“‘The expression of this sentiment has been attributed to the editor of the Tribune erroneously. But so heartily does he concur in the advice it gives that he endorses most heartily the epigrammatic advice of the Terre Haute Express and joins in saying, ‘Go west, young man, go west.'”

Though the story shook the foundations of the slogan’s attribution to Greeley, even on the surface the Chicago Mail piece is doubtful.  Why would Dick Thompson — no literary man — have to get J.B.L. Soule (a graduate of Phillips Exeter and Bowdoin College and one of the best writers in Terre Haute) to get over his modesty? The story also makes Thompson out to be a patriarch giving advice to the young.  In fact, he was only six years older than Soule.  It’s hard to imagine Thompson acting the father figure and “advising Soule to go west and grow up with the country” while they sat in a “sanctum” in Terre Haute — which was the West in 1851.  Soule, from Maine, had already come farther than Thompson, from Virginia.  And he kept on going.


Greenfield Daily Reporter
Greenfield Daily Reporter, Greenfield, Indiana, October 16, 1939

The bigger problem is that there’s only a few surviving copies of the Terre Haute Express from 1851, and nobody has ever actually found the exact phrase “Go west, young man, and grow up with the country” in its pages or in any of Horace Greeley’s extensive writings.  It would be understandable if the “old-timer” of the Chicago Mail or Richard W. Thompson got the date wrong after forty years. But researchers who have scoured all extant copies of the Terre Haute papers and Horace Greeley’s works have never found a single trace of the famous slogan in its exact wording.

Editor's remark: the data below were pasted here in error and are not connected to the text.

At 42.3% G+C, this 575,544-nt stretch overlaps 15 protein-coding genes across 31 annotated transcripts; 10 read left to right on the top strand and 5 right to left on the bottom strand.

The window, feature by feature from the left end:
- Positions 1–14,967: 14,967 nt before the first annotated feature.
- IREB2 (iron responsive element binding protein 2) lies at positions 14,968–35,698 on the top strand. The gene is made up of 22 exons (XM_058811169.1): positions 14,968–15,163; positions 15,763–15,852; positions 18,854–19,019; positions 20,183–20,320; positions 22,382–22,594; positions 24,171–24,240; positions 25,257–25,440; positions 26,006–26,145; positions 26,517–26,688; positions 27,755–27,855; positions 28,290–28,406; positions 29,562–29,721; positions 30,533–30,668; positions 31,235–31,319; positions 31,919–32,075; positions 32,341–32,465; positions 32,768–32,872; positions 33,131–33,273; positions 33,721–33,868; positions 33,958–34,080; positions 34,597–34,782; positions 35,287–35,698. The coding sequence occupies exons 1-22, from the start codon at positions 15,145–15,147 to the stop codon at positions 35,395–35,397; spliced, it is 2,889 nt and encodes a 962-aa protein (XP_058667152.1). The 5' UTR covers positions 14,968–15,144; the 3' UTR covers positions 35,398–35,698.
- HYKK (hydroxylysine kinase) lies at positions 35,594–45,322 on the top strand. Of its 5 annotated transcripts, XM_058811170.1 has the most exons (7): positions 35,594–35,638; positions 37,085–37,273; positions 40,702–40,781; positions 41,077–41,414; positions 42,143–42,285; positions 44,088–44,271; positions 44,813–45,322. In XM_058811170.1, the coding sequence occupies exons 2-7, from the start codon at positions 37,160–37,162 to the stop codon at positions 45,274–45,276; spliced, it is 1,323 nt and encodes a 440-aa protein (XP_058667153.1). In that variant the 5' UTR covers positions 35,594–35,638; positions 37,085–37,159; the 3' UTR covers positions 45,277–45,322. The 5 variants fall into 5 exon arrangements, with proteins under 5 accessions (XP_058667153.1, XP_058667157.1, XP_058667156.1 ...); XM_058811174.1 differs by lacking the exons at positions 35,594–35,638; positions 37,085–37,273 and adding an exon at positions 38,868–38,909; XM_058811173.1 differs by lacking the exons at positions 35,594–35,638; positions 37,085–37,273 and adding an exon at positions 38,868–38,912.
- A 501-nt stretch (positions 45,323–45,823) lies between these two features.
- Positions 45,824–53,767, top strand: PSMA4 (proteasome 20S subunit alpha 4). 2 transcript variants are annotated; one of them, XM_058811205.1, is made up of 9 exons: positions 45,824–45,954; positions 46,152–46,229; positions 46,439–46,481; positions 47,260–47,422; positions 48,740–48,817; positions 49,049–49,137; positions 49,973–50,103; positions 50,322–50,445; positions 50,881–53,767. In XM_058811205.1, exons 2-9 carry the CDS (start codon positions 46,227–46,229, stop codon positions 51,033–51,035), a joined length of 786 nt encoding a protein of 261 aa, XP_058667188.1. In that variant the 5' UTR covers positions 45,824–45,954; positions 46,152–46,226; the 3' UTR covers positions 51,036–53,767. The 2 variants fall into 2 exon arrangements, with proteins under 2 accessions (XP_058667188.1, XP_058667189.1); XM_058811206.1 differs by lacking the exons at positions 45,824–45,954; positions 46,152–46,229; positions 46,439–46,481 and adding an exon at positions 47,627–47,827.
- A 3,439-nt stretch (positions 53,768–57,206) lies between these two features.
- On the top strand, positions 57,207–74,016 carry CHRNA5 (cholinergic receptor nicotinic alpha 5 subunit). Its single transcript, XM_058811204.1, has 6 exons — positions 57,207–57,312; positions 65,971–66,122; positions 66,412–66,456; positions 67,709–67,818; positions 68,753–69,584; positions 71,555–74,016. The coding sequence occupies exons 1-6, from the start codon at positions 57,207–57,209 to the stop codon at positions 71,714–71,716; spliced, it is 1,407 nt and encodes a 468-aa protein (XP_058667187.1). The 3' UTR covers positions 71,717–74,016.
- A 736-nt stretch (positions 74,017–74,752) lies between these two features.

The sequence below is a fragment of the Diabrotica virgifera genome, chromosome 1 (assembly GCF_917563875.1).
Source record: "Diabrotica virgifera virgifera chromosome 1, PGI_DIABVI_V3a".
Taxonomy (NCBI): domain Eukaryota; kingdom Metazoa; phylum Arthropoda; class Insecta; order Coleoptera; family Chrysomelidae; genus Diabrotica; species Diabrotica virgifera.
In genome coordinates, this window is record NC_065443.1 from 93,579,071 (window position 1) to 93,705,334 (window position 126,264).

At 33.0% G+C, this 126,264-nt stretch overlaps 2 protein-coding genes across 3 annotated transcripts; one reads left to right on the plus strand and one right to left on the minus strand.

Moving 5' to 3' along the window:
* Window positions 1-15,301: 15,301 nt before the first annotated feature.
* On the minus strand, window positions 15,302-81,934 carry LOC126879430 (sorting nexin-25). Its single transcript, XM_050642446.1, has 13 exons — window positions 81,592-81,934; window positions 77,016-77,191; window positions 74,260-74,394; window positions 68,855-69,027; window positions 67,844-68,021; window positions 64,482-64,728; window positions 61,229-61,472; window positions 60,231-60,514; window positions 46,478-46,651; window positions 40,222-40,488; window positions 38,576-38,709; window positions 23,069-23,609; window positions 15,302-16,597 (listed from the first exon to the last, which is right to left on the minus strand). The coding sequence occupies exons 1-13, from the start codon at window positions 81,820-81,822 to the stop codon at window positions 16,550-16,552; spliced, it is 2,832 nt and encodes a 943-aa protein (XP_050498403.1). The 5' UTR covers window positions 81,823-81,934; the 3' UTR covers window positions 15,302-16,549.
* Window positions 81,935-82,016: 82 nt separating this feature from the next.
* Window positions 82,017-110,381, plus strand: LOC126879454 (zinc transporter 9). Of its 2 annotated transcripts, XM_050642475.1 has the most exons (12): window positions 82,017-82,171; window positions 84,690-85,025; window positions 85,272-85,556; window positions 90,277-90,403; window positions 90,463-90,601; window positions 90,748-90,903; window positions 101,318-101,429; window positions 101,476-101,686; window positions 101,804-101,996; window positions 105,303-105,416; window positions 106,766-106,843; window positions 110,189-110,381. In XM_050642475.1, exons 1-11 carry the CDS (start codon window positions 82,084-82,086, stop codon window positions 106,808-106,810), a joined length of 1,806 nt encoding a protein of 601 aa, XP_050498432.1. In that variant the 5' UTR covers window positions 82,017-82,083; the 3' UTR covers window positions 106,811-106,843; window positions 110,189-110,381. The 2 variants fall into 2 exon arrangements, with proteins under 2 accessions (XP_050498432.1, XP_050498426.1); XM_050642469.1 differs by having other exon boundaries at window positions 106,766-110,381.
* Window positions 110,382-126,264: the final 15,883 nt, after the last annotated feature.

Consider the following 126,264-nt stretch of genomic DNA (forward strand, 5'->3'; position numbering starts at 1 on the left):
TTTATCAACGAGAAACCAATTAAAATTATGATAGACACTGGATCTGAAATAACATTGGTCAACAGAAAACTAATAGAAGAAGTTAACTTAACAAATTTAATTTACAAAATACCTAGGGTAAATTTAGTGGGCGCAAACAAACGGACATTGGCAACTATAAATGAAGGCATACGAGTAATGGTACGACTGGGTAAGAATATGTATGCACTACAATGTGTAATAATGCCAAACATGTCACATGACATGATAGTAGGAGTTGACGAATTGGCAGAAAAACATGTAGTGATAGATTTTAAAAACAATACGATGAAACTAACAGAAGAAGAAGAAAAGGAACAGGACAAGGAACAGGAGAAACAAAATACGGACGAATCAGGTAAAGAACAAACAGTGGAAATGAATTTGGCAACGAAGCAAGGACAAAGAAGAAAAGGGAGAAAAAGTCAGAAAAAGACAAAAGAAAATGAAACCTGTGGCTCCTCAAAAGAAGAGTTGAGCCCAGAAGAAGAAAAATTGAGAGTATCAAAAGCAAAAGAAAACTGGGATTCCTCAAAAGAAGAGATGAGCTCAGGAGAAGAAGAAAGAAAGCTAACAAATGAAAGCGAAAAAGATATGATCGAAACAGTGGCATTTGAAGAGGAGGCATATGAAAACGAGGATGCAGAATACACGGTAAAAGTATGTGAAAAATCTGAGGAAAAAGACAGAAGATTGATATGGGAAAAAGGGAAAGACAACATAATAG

Editor Soule got mentioned in East Coast papers at least once:  the Cambridge Chronicle (Cambridge, Massachusetts) lauded his wit in September 1854.  So it’s plausible that a “Go west” column by him could have made it back East from Terre Haute.  If so, it hasn’t appeared.

The exact phrase probably never got written down at all, but entered popular memory as short-hand for Greeley’s exhortations to migrate.  Iowa Congressman Josiah B. Grinnell, a Vermont expatriate, used to be identified as the “young man” whom Greeley urged to get out of New York City and go west in 1853.  But Grinnell himself debunked claims that he got that advice from Greeley in a letter.  Even the oral advice Greeley gave Grinnell wasn’t the precise phrase we remember him for.  Instead, he said “Go West; this is not the place for a young man.”

Wherever the phrase originated, as late as 1871, a year before his death, Greeley was still urging New Englanders and down-and-out men tired of Washington, D.C.’s bad food and high prices to hit the western trails.  The editor himself, however, mostly stuck close to the Big Apple, though he did venture out in the summertime to his Chappaqua Farm in ritzy Westchester County, New York.  Almost at the big city’s edge, Greeley played the Hudson Valley pioneer.

Greeley at Chappaqua Farm, 1869
Horace Greeley at Chappaqua Farm in New York, 1869.